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The Sandwich Shop

written by: R.C. Morgan

 

“A tomato, red onion and vegemite sandwich please,” asked the tall man with the beard.
I looked up startled by the unusual flavour combination. In three years I thought I’d heard it all. “What sort of bread?” I asked, listing the standards, white, wholemeal, grain. He thought for a moment. “You got fruit loaf?”
“Thick or thin sliced?” I responded, determined not to be thrown off balance.
“Thick please. Can you toast it?” His teeth were white and his smile pleasant. If I’d had time to stop I’d have noticed the twinkle in his eyes.
I sliced the sandwich in half, wrapped it and handed it over.
“Thanks, see you tomorrow,” he said, the bell rattling as he left the shop.
Work finished, shop clean, we all had a chuckle about the individuality of taste buds.
The following lunchtime, he was back.
“What would you like on your sandwich today?”
“Strawberry jam and tuna please, on one of those twisted bread rolls.”
I handed over his lunch, noticing his broad grin and strong hands. “See you tomorrow,” as the bell rattled and the door closed.
True to his word, as the hour appeared, so did he.
“Peanut butter - the lumpy stuff,” he said. “Throw on some lettuce and salmon too.”
Behind me, I could hear the girls giggle. As he left, their laughter grew louder. “He fancies you,” they said.
“Nonsense,” I replied. He was just being polite. They would have teased more if they knew I looked forward to his visits. Since my Jimmy died, I’d been lonely.
On Thursday, I waited, but he didn’t appear, and I was disappointed. When he arrived, twenty minutes late, I could feel my smile match his.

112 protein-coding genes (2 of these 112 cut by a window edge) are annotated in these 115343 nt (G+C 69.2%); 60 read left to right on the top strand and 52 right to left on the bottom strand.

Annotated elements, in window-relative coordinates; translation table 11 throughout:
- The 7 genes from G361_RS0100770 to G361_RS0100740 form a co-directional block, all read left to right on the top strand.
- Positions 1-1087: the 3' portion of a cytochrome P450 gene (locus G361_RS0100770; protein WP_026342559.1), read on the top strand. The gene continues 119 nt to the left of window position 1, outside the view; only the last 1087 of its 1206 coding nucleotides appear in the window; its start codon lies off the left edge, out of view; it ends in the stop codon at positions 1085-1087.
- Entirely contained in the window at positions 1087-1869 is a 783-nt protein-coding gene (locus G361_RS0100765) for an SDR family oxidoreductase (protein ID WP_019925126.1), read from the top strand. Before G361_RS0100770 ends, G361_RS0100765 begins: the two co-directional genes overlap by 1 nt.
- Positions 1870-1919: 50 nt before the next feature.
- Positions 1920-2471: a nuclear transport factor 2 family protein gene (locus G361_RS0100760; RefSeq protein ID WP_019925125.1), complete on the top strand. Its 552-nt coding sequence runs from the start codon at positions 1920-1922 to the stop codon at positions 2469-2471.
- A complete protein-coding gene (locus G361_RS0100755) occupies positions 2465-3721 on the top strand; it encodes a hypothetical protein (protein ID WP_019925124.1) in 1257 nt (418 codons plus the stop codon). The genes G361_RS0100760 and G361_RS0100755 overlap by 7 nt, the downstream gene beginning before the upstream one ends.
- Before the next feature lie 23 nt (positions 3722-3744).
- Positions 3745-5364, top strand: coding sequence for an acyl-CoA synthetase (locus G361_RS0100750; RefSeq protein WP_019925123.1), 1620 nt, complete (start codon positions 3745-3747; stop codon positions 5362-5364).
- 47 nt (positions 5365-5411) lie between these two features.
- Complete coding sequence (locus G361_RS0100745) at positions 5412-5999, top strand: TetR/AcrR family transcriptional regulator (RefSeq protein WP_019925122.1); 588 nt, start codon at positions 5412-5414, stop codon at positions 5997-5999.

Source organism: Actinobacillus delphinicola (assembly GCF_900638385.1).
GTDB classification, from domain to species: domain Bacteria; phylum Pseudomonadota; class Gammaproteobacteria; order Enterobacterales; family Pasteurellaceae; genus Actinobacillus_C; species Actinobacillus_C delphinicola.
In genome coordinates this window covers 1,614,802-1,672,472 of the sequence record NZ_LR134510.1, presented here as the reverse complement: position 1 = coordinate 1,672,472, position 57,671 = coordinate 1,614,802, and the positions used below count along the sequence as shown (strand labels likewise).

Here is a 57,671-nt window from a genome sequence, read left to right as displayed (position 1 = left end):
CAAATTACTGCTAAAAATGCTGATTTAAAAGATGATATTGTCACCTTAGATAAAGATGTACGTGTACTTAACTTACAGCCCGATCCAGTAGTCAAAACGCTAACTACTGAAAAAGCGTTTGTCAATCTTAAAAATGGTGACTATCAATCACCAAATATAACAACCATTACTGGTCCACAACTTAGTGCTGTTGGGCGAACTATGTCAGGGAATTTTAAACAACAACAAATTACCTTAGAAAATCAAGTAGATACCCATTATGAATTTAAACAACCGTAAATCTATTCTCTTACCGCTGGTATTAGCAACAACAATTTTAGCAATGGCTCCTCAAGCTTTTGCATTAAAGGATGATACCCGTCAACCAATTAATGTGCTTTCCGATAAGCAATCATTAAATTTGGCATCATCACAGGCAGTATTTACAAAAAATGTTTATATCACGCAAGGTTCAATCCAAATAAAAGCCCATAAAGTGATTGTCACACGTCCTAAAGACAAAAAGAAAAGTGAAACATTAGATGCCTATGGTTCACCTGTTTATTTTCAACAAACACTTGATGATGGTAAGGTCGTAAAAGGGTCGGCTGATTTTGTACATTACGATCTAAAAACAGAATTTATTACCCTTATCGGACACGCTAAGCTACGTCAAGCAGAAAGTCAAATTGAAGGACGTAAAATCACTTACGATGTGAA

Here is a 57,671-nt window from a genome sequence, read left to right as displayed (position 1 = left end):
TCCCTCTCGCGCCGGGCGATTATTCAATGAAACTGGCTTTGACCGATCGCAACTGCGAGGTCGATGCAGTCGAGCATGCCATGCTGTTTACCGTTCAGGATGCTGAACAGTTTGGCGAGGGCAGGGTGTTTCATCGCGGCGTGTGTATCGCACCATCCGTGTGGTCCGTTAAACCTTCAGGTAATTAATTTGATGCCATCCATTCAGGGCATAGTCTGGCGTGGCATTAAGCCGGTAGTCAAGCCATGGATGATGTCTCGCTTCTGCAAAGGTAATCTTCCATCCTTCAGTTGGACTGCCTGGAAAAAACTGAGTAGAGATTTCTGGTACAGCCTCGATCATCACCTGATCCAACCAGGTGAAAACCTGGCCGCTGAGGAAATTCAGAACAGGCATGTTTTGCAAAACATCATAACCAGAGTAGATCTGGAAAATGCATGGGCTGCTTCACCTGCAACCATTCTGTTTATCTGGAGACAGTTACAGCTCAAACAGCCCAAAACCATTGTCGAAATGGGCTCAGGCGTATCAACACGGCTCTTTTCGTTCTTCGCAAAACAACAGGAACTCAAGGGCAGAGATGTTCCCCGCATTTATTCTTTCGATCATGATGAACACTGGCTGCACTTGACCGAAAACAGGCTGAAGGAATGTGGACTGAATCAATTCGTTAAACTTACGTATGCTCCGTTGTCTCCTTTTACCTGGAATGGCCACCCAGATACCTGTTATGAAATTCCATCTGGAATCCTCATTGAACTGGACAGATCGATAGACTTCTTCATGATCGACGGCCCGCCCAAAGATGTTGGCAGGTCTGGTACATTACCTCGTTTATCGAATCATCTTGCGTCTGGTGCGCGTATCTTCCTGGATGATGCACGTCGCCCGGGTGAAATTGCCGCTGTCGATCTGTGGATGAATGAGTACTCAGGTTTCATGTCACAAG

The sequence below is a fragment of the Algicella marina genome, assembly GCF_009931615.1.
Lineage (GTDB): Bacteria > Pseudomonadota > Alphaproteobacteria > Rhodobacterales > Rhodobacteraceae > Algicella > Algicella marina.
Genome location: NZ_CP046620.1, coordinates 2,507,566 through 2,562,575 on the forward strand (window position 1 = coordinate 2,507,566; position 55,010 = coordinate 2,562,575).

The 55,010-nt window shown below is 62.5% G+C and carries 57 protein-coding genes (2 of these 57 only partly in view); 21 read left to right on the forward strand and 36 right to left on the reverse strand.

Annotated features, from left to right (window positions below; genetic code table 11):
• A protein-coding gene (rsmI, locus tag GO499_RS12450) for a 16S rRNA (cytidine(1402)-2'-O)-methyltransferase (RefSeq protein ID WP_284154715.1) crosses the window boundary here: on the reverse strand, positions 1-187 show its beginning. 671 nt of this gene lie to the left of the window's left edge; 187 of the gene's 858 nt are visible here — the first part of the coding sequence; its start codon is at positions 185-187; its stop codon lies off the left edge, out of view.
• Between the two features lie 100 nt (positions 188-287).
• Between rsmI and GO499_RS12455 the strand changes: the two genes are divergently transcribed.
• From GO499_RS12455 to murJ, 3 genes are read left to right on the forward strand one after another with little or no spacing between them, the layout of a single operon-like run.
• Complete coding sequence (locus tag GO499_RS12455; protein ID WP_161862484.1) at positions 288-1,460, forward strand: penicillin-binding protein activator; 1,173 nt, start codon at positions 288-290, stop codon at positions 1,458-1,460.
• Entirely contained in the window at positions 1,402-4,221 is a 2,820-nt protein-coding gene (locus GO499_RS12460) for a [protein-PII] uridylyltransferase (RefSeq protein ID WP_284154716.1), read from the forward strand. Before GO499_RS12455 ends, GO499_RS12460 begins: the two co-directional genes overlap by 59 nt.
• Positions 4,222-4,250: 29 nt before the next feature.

“What would you like?”
“Salad sandwich.”
A traditional filling, somehow I was disappointed.
“And add some of those tiny hot chillies.”
I ignored the girls snickering in the background.
Friday lunchtime and he was early.
Today I’d worn lipstick, and done my hair. My workmates noticed, but said nothing.
“What would you like?”
“Chicken, egg, and honey please on white bread.” He took the sandwich, and paused. “And if you’re free on Saturday, we could go down to the river and have a picnic lunch? Meet you at the bridge,” his voice hopeful. I could feel my heart race. “This time I will make the sandwiches. What do you like?”
“Vegemite on white bread, please,” I replied. “It’s not very adventurous.”
He laughed. “That’s my favourite too.”
“So why all the exotic combinations?” I asked.
“How else was I supposed to make you notice me?”
I hadn’t realised before how appealing his deep brown eyes were, or the curve of his smiling mouth which made me feel quite dizzy.
“Well, you certainly did that!”
“What time?”
“About noon?”
“Shall I bring anything?”
“Just you, and the antacid tablets, I’ve had the most awful indigestion this week!” he said laughing and the bell rattled loudly as he left the shop.

R.C. Morgan

R.C. Morgan

I've been writing since childhood. I love short stories, and longer works. My preference is crime fiction with a twist in the tail.
R.C. Morgan

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Little Death in Little Paris, a poem by Anna Canić at Spillwords.com
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